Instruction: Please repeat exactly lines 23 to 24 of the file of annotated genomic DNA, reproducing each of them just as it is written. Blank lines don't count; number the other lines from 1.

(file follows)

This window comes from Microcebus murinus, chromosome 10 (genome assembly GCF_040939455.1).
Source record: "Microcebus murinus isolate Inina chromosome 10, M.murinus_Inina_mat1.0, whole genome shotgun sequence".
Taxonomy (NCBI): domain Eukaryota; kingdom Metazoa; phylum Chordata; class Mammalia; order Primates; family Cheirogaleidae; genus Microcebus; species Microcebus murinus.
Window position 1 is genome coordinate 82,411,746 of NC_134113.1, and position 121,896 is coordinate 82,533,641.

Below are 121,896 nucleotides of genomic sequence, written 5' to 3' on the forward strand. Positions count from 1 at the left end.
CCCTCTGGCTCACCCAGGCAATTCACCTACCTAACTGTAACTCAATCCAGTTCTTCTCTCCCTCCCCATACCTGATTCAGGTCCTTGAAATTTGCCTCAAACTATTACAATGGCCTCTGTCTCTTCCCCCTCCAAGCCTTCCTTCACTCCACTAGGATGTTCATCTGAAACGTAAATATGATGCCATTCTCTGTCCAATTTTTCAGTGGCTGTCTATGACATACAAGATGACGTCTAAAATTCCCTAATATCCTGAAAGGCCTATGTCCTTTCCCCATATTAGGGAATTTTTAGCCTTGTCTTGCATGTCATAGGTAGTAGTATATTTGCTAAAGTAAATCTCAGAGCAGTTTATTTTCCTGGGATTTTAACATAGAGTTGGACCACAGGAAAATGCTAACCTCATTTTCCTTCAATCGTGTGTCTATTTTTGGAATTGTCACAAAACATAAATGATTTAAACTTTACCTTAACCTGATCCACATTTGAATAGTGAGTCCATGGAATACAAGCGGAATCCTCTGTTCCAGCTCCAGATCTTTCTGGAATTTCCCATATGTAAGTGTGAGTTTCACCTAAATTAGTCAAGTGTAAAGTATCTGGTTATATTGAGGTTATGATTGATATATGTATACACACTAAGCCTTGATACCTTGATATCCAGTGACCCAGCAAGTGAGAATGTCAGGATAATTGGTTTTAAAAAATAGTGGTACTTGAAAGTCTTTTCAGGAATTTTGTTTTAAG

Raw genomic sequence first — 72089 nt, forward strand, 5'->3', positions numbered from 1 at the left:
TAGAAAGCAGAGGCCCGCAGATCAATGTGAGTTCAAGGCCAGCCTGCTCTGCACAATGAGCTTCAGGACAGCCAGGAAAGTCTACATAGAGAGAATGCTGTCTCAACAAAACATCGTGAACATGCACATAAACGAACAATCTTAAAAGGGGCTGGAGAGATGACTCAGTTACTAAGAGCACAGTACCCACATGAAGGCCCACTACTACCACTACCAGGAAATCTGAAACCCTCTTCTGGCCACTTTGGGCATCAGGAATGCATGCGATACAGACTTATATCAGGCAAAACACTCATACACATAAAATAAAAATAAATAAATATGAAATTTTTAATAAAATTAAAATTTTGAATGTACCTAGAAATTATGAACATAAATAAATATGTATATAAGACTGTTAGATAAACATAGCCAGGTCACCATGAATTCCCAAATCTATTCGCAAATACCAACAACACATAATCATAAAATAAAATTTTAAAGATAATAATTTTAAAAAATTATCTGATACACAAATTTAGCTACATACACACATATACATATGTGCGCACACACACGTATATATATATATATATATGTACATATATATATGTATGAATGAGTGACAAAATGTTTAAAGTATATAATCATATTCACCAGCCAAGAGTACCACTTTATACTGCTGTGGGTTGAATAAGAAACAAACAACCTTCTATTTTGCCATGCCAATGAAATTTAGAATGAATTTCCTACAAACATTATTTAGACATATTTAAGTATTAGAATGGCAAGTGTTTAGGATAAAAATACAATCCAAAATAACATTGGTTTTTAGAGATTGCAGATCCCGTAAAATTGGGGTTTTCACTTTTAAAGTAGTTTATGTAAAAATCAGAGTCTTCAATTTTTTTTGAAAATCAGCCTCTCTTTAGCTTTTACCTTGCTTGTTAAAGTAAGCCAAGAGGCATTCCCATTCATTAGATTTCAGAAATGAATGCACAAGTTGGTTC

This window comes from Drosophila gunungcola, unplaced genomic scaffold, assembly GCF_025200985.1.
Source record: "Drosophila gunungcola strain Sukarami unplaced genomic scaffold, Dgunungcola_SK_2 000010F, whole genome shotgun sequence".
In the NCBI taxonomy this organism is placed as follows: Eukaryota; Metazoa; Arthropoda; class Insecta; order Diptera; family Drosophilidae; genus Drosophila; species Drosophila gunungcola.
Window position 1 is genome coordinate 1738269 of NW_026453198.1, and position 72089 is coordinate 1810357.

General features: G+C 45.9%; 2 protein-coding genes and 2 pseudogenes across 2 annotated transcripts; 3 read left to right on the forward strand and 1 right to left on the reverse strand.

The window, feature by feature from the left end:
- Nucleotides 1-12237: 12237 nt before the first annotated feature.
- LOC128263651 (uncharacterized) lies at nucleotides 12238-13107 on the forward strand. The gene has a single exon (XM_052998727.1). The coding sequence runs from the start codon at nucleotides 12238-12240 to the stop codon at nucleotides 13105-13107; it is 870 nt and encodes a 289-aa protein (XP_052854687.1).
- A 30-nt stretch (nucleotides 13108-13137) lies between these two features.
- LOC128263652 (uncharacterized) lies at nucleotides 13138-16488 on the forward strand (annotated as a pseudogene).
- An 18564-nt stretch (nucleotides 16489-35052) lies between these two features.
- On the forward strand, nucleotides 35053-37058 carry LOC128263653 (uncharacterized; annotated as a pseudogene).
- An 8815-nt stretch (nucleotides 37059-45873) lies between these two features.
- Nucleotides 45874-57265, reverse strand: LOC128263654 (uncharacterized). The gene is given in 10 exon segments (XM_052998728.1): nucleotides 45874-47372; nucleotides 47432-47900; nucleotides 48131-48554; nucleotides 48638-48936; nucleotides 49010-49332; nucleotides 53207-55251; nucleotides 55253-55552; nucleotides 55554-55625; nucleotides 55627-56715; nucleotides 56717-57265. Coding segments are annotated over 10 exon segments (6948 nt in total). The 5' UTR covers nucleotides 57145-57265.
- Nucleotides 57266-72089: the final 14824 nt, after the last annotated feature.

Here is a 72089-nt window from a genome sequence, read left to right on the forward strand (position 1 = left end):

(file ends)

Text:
- Nucleotides 57266-72089: the final 14824 nt, after the last annotated feature.

Here is a 72089-nt window from a genome sequence, read left to right on the forward strand (position 1 = left end):